The differences between Canada and the United States

The differences between Canada and the United States

by Andrea Byaruhanga

Updated November 7, 2022

Because Canada and the United States are so close in geography, it’s easy to just lump them together. But despite their similarities, the two countries have some major differences as well. Some of the major differences found in Canada and the United States are actually based on the region and not the country. For example, you might notice that the Canadian city of Vancouver has many of the same characteristics as the American city of Seattle since they’re both on the west coast of the continent. Similarly, Toronto might have more in common with New York because of its proximity. However, there are some notable differences between Canada and America. Let’s take a look!

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How are Canada and the US different?

1. Politeness 

Over the years, Canada has had the reputation of being a polite nation—more well-mannered than the U.S. But is it true?

There’s actually no evidence that Canadians are more polite than Americans. It may appear that way because Canadians, in general, tend to be a bit more reserved, whereas Americans come from a typically more outspoken culture.

One place where Canadians actually are more polite than Americans, however, is on Twitter. A study that was done by a Canadian university analysed the language Canadians and Americans used in their tweets. They found that Americans’ tweets tended to be full of emojis, profanities, and other negative or offensive words. Canadians’ tweets used more polite, positive language with fewer emojis. 

2. Government

One of the most obvious differences between Canada and the U.S. is in their forms of government. 

Americans have a president, whereas Canadians have a prime minister. In America, there are two major political parties: Democrat and Republican. Canada has five major parties: Liberal, Conservative, NDP, Bloc Québecois, and the Green Party. The power distribution of each type of government is quite different.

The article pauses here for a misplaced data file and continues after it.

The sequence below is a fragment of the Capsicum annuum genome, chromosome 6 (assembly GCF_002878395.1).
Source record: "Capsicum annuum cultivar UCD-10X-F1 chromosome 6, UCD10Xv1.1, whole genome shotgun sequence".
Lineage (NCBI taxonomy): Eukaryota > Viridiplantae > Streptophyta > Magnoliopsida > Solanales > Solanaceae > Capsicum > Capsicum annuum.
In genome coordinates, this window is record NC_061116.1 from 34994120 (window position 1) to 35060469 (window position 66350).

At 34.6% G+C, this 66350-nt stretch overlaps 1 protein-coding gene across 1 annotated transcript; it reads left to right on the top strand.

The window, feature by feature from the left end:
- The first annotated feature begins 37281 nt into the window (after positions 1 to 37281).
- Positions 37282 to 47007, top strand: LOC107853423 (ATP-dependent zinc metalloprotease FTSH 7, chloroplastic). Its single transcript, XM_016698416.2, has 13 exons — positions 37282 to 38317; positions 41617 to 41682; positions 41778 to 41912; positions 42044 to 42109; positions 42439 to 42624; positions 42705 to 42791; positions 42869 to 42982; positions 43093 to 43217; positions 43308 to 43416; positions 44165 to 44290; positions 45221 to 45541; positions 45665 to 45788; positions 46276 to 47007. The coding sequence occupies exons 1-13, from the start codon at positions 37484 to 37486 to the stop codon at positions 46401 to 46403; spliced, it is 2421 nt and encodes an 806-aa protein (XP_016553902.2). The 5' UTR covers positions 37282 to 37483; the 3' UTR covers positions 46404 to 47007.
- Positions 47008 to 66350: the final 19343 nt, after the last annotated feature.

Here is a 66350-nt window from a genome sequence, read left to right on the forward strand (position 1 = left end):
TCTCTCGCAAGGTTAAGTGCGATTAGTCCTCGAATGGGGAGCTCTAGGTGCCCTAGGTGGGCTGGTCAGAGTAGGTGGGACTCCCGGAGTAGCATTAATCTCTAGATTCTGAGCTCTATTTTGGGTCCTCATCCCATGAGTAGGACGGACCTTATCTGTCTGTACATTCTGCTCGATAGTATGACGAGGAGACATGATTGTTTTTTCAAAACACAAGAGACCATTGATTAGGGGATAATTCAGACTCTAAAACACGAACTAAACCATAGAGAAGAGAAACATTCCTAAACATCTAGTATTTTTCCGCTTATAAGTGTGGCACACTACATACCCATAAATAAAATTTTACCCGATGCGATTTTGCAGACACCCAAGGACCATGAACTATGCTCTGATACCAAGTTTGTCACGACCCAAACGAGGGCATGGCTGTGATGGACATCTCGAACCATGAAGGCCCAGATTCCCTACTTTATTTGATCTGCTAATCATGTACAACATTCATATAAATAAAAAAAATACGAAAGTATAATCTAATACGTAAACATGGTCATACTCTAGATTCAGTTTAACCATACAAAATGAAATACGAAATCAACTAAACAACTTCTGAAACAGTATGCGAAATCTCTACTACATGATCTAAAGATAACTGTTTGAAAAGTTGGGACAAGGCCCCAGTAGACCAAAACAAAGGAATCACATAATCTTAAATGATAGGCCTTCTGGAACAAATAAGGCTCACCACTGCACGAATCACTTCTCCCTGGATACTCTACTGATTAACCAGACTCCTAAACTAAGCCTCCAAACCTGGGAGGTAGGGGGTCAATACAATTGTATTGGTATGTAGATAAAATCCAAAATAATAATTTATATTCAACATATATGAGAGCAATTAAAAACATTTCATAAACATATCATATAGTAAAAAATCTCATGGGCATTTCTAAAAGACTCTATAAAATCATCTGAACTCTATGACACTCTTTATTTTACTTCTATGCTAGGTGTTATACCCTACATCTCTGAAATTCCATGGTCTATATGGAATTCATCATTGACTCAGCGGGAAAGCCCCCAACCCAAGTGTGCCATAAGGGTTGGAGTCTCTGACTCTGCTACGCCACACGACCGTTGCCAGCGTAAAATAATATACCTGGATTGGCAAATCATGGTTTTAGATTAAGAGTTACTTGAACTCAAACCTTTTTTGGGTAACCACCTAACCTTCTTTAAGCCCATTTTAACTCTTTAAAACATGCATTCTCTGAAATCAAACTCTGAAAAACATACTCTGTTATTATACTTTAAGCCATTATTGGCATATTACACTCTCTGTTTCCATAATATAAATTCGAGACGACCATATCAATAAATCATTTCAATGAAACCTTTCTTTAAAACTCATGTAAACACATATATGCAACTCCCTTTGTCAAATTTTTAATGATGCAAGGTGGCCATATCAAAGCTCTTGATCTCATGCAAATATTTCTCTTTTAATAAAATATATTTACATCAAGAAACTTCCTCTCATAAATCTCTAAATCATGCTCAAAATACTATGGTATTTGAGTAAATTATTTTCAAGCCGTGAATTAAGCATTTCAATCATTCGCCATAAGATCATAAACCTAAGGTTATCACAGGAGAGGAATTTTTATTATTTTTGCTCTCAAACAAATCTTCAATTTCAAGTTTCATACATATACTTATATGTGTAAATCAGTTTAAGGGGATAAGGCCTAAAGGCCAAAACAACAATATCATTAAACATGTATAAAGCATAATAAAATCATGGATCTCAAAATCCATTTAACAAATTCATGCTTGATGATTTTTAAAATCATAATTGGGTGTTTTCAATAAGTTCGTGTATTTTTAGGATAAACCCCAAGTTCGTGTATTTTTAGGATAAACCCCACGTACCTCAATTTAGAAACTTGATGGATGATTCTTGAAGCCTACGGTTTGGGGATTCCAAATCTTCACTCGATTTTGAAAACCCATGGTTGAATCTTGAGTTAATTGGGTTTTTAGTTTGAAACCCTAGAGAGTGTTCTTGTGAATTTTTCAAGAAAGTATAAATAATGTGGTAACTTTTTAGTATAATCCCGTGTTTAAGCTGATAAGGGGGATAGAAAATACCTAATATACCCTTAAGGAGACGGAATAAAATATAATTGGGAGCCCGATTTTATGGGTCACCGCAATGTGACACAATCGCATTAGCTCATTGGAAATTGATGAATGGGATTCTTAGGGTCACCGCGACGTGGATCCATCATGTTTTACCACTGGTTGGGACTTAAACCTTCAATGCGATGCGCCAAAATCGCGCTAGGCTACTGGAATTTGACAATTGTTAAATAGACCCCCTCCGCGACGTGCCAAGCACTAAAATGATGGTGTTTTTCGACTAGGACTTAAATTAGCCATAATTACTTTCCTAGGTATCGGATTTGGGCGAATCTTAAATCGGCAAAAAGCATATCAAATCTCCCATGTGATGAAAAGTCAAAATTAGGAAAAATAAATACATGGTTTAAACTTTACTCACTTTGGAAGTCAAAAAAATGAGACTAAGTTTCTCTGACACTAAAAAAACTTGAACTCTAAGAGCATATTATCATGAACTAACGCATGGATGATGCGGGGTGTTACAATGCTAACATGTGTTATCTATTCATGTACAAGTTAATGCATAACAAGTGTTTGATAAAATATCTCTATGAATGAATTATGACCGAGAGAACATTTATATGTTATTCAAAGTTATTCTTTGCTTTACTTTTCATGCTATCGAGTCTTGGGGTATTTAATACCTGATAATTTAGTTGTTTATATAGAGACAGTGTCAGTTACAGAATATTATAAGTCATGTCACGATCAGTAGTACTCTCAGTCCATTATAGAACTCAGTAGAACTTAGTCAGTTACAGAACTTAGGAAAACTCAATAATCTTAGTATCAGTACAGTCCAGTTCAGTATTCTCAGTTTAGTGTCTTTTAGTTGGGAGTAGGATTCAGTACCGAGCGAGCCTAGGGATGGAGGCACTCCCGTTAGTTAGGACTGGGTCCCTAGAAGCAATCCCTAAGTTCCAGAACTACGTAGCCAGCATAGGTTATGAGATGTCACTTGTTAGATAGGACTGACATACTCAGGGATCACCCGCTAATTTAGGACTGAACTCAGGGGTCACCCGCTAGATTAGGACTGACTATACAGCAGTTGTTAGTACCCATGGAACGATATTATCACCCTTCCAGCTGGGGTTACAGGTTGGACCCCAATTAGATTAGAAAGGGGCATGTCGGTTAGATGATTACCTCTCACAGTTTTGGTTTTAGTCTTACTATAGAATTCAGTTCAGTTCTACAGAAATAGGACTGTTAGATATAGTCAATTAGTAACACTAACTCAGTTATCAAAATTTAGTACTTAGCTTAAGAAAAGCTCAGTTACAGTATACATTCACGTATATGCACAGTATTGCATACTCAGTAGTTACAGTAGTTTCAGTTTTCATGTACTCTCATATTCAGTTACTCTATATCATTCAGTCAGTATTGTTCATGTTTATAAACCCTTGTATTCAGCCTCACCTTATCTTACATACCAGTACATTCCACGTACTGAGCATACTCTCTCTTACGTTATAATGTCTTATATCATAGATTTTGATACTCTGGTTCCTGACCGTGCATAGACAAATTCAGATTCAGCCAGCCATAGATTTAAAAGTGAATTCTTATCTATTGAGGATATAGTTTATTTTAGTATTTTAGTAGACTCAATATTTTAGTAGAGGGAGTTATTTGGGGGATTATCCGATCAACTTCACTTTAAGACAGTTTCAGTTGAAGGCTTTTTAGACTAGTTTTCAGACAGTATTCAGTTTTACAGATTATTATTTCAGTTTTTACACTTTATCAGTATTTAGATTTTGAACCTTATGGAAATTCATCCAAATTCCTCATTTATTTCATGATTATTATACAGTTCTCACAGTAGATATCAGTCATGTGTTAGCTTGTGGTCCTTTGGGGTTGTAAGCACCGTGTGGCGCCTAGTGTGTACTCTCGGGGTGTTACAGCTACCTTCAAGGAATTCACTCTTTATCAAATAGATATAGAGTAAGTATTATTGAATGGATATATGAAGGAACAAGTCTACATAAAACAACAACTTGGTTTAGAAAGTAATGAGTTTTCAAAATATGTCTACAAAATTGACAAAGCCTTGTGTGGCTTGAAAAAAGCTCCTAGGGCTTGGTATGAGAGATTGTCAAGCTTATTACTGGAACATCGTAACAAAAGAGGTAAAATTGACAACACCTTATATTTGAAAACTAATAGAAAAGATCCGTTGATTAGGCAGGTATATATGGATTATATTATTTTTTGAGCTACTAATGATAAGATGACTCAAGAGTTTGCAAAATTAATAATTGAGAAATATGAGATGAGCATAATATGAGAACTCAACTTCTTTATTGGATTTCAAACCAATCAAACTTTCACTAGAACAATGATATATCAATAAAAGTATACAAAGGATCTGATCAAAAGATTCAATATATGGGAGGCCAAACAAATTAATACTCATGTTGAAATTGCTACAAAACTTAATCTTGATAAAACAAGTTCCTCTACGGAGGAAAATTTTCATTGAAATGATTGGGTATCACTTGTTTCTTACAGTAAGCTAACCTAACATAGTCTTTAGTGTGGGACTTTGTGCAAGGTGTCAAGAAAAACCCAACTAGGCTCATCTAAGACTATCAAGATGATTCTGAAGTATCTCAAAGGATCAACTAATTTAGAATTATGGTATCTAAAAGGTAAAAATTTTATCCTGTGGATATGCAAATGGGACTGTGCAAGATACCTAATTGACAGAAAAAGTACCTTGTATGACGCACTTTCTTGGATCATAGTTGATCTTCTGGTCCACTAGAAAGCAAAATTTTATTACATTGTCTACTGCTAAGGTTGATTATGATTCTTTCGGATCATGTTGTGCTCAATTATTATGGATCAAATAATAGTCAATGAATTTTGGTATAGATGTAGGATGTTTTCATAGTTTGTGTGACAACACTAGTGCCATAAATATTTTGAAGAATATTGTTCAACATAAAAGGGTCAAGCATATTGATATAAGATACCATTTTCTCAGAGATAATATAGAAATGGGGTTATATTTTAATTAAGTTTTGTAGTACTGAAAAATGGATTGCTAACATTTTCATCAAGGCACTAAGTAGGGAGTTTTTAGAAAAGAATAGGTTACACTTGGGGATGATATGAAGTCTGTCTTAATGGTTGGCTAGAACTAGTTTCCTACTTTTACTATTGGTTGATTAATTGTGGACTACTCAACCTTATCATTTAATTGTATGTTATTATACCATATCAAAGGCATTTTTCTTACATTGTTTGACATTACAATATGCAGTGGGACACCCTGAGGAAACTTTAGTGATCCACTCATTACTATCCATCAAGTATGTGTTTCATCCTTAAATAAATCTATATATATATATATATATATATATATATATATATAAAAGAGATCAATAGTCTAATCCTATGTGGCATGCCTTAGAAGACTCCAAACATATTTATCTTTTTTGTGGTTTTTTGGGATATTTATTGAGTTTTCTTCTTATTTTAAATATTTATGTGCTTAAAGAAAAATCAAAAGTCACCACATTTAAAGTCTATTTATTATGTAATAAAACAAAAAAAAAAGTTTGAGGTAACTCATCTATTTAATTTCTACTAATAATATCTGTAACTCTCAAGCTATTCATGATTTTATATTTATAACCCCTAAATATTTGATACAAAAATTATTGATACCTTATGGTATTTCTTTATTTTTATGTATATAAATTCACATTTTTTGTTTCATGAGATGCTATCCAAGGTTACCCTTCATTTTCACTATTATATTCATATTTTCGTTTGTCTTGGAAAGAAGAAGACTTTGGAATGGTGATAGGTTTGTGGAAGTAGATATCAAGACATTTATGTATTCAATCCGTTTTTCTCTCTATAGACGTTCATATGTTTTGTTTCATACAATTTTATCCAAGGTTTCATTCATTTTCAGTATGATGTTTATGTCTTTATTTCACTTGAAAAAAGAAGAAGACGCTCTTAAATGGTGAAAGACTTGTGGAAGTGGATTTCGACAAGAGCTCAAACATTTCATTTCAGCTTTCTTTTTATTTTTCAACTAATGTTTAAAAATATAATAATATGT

Another major difference is that Canada is a commonwealth country and its head of state is Queen Elizabeth II. However, this is mostly in tradition and nothing more. While the Crown (the monarchy) has official power over the country, the actual decision-making is done by Canada’s government. 

3. Immigration 

For its size, Canada has a very small population. That population is aging, and people are having fewer and fewer children. That means the workforce isn’t being replaced at the rate it should be for a thriving economy. That’s one reason Canada brings in about 340,000 immigrants a year: the economy depends on it. Currently, Canada brings in about three times as many immigrants as the U.S., and one-fifth of the population of Canada comes from a different country.

4. Spelling 

Canadian spelling is a combination of British, American, and French. This leads to some differences between Canadian and American words

“er” vs. “re” – Where Americans spell a word with “er” on the end (take “center” for example), Canadians spell the same word with “re” (“centre”). 

“l” vs. “ll” – Verbs that end with an “l” such as “travel,” are converted with “ll” in Canada—“traveller,” “travelled,” and “travelling,” for instance.  Americans write “traveler,” and “traveled,” and “traveling.” 

“or” vs. “our” – In words that take an “or” in American English (think “honor” or “favorite”), Canadians write “our” (“honour” and “favourite”).

5. Speaking 

It might not be obvious, but there are slight differences between an American accent and the Canadian one. Here are a few words that show some of the pronunciation differences between the U.S. and Canada. 

Sorry – In this word, the “o” sound differs. Canadians pronounce this word as though it rhymes with “story.” In the U.S., it rhymes with “starry.”

Niche – In the U.S., this word is pronounced “nitch.” In Canada, you’re more likely to hear “neesh.”

Toronto – While Americans pronounce all the letters in this word, Canadians say “Tronno.”

– The last word of the alphabet is pronounced “zee” in the U.S. In Canada, that same letter is “zed.”

Produce – When using this word as a noun, Americans pronounce it “praw-duce,” while Canadians say “pro-duce.” 

Pasta – In the U.S., you’ll probably hear “paw-sta” and in Canada, “past-ah.”

6. Healthcare

Canada is known for having free universal healthcare. In reality, healthcare such as doctor visits, hospital stays, and surgery are paid for through high tax rates. So, while it’s not “free,” exactly, Canadians don’t pay out of their pockets when they have a medical issue—it’s already covered.

In the U.S., healthcare is generally purchased through private companies or sometimes provided through workplaces. If a person doesn’t have healthcare insurance, they must pay for medical visits and procedures themselves. 

Same continent, different countries

Being such close neighbours, there are definite similarities between these two North American countries. But look a little closer, and you’ll see just how different they are! 

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Andrea is a Canadian freelance writer and editor specializing in English, e-learning, EdTech, and SaaS. She has a background as an ESL teacher in beautiful Vancouver, British Columbia. In her free time, Andrea loves hanging out with her husband and son, creating recipes in the kitchen, and reading fiction. She also loves camping and jumping into lakes whenever possible. Learn more about Andrea on LinkedIn or check out her website.

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